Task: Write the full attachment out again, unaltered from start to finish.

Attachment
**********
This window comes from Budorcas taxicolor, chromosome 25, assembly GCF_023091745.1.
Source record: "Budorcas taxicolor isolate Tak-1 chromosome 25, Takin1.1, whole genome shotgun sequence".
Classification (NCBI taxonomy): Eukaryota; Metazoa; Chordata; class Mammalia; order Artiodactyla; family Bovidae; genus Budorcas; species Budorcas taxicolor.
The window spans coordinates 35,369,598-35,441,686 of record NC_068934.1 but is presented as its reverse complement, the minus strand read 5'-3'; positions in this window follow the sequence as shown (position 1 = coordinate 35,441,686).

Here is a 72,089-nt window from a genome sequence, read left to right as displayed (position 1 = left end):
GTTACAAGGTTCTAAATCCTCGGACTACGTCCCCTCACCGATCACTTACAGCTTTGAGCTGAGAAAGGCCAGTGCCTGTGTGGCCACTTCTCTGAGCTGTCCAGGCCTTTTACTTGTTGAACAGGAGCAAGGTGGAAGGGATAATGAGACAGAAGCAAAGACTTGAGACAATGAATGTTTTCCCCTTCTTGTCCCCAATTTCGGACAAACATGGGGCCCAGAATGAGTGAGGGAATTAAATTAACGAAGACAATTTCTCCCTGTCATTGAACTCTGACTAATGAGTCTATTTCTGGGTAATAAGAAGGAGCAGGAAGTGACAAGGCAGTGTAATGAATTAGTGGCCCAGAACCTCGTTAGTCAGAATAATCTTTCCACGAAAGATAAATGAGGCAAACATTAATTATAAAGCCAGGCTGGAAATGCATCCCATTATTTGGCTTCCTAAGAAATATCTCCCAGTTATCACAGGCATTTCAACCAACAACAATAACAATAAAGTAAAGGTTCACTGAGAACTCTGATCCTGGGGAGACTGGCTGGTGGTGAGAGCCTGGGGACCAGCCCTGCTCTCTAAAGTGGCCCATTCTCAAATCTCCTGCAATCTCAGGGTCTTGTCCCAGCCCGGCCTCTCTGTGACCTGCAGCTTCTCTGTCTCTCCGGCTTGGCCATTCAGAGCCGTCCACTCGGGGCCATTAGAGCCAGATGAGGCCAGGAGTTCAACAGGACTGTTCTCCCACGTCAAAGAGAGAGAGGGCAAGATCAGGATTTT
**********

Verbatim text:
This window comes from Budorcas taxicolor, chromosome 25, assembly GCF_023091745.1.
Source record: "Budorcas taxicolor isolate Tak-1 chromosome 25, Takin1.1, whole genome shotgun sequence".
Classification (NCBI taxonomy): Eukaryota; Metazoa; Chordata; class Mammalia; order Artiodactyla; family Bovidae; genus Budorcas; species Budorcas taxicolor.
The window spans coordinates 35,369,598-35,441,686 of record NC_068934.1 but is presented as its reverse complement, the minus strand read 5'-3'; positions in this window follow the sequence as shown (position 1 = coordinate 35,441,686).

Here is a 72,089-nt window from a genome sequence, read left to right as displayed (position 1 = left end):
GTTACAAGGTTCTAAATCCTCGGACTACGTCCCCTCACCGATCACTTACAGCTTTGAGCTGAGAAAGGCCAGTGCCTGTGTGGCCACTTCTCTGAGCTGTCCAGGCCTTTTACTTGTTGAACAGGAGCAAGGTGGAAGGGATAATGAGACAGAAGCAAAGACTTGAGACAATGAATGTTTTCCCCTTCTTGTCCCCAATTTCGGACAAACATGGGGCCCAGAATGAGTGAGGGAATTAAATTAACGAAGACAATTTCTCCCTGTCATTGAACTCTGACTAATGAGTCTATTTCTGGGTAATAAGAAGGAGCAGGAAGTGACAAGGCAGTGTAATGAATTAGTGGCCCAGAACCTCGTTAGTCAGAATAATCTTTCCACGAAAGATAAATGAGGCAAACATTAATTATAAAGCCAGGCTGGAAATGCATCCCATTATTTGGCTTCCTAAGAAATATCTCCCAGTTATCACAGGCATTTCAACCAACAACAATAACAATAAAGTAAAGGTTCACTGAGAACTCTGATCCTGGGGAGACTGGCTGGTGGTGAGAGCCTGGGGACCAGCCCTGCTCTCTAAAGTGGCCCATTCTCAAATCTCCTGCAATCTCAGGGTCTTGTCCCAGCCCGGCCTCTCTGTGACCTGCAGCTTCTCTGTCTCTCCGGCTTGGCCATTCAGAGCCGTCCACTCGGGGCCATTAGAGCCAGATGAGGCCAGGAGTTCAACAGGACTGTTCTCCCACGTCAAAGAGAGAGAGGGCAAGATCAGGATTTT